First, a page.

Butter Bean, Bacon and Parsley Soup
Butter beans, boiled on their own (as I remember them at school) tend to be dull, but they make a good, thick, creamy soup and have the great virtue of being able to absorb other flavours really well.
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This recipe first appeared in The Delia Collection: Soup.
First of all, you need to soak the beans overnight in a pan by covering them with cold water, or, using the same amount of cold water, bring them up to the boil, boil for 10 minutes and leave them to soak for 2 hours. Either way, drain the beans. Now heat 1 tablespoon of the oil in a medium saucepan and cook the bacon in it for 5 minutes or until lightly crisp and golden.
Next, add the bay leaf and 1¾ pints (1 litre) water to the pan with the drained beans. Bring to the boil, partially cover, and simmer gently for 20-30 minutes or until the beans are tender, skimming off any scum that appears on the surface.
Meanwhile, heat the butter and remaining oil in a large saucepan and add the chopped onion, leek and celery. Stir to coat everything with butter and oil, and cook over a low heat for about 10 minutes. Now tip the bacon, along with the cooked beans and their cooking liquor, into the pan containing the vegetables, discarding the bay leaf.
Next, add the garlic, cover and continue simmering for a further 10 minutes or until the beans and vegetables are soft, then mash the beans against the sides of the pan with a large fork to thicken the soup.
Now stir in the milk, season with salt and a generous grinding of freshly milled black pepper and stir everything together, before adding the chopped parsley to serve.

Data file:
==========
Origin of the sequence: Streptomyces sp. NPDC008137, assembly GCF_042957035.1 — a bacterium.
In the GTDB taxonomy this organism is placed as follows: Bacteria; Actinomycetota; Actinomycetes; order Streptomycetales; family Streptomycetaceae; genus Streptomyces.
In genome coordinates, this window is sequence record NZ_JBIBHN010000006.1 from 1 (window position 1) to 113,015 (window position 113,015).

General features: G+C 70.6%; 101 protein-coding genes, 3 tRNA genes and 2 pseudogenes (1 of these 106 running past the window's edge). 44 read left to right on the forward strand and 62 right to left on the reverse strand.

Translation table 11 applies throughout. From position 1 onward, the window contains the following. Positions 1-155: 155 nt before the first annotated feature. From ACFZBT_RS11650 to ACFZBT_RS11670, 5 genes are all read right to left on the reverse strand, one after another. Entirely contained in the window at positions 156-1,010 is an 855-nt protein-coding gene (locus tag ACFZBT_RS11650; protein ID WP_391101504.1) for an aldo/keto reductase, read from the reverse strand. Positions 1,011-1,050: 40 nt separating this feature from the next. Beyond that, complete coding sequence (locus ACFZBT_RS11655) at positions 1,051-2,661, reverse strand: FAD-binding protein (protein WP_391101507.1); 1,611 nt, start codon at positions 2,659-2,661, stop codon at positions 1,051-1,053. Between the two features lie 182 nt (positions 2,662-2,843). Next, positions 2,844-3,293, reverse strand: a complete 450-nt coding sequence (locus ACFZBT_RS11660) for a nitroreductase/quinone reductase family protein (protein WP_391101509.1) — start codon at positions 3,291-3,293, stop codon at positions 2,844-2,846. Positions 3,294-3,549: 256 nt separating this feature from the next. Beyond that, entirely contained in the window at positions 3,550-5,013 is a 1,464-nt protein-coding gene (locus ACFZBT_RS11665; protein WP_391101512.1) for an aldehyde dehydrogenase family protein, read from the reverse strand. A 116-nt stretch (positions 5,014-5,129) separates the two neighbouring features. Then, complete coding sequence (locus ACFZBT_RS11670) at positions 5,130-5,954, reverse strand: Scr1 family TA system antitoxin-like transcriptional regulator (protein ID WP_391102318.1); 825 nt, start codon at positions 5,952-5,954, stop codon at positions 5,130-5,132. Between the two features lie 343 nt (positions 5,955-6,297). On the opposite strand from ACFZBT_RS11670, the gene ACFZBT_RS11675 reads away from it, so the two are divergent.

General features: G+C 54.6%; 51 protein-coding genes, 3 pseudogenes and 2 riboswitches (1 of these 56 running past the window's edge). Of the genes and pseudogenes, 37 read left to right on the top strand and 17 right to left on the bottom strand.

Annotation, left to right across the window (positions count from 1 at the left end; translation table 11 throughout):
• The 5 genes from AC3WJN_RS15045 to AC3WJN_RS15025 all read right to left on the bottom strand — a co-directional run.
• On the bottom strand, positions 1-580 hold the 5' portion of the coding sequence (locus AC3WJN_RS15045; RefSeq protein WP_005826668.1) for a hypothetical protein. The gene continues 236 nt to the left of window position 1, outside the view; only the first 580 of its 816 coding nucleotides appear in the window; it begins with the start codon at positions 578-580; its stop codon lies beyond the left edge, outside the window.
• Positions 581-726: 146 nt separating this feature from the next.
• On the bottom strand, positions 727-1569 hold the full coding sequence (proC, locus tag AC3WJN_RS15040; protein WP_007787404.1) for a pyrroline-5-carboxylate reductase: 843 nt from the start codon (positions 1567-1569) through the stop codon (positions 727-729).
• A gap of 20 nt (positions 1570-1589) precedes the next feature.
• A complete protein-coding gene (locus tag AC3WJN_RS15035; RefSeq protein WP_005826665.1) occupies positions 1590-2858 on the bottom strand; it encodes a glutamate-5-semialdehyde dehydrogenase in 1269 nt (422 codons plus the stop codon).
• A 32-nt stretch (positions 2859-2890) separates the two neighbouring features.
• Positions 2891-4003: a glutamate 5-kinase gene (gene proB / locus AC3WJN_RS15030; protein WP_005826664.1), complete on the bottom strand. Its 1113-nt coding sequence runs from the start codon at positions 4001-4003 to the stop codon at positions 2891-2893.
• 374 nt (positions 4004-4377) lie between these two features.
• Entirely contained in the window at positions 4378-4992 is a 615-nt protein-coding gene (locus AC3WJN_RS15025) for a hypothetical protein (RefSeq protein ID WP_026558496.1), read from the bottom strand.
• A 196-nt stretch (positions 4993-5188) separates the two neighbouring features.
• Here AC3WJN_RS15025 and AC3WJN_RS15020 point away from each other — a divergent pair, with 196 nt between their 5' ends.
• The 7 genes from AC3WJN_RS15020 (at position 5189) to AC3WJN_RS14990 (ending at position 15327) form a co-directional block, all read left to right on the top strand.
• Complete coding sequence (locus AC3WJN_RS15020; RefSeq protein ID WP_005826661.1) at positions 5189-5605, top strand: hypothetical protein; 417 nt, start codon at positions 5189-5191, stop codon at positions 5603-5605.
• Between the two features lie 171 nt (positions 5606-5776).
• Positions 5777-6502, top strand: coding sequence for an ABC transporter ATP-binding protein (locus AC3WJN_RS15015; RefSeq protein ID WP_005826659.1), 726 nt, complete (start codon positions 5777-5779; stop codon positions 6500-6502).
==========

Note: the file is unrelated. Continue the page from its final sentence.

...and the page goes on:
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This soup is simply stunning, one you'll want to make over and over again. Black beans don't have a strong flavour of their own but they do carry other flavours superbly, while at the same time yielding a unique velvety texture.
This has decidedly Mexican overtones. It isn't too hot and spicy but the presence of the chilli does give it a nice kick, and the flavour and texture of chickpeas is perfect for soup.
A bag of mixed salad leaves inspired Delia to create this lovely smooth soup that is cheap and nutritious. A good one for spring, when watercress and new potatoes are at their peak.
For vegetarians – or simply for a change – it is a nice idea to omit the bacon and pile some croûtons on top of this soup in a heatproof bowl, then sprinkle with ¾ oz (20 g) of strong Cheddar and melt under a hot grill.
This is a big, hefty soup, perfect for the winter months with a light main course to follow. Alternatively, it is a complete lunch, with just some cheese and a salad after it.
Vegetarians and meat-eaters alike will love this really thick soup crammed with beans, rice and a host of wintry veg. All you need is some good bread and cheese to go with it…
Although they are cheap, split peas are actually brilliant on the nutritious front and provide plenty of fibre in the diet. This soup is just one way of enjoying them...
Roasted pumpkin takes on plenty of toasty flavours - add melting cheese and this soup is truly sensational!
Plenty of vegetables and the addition of pasta make this an immensely satisfying and filling soup that costs very little but is definitely in the luxury class! Enjoy it with crusty bread.
Low-fat, full of flavour, easy to make and suitable for freezing: there really is every reason to make this superb velvety, almost fat-free soup on a winter's day. It's bound to become a favourite immediately!
A hearty soup drawn from the rustic traditions of French cooking: vary the vegetables according to season and whatever you have to hand. All you need to serve it is plenty of crusty bread.
Mulligatawny was highly fashionable in Victorian times and, indeed, this recipe was influenced by Eliza Acton, one of that era's most prolific cookery writers. Spicy, warming and vegetarian, it's a real classic.
This is a truly sublime soup, as the cauliflower and Roquefort seem to meld together so well, but I have also tried it with mature Cheddar, and I'm sure it would be good with any cheese you happen to have handy. More good news – it takes little more
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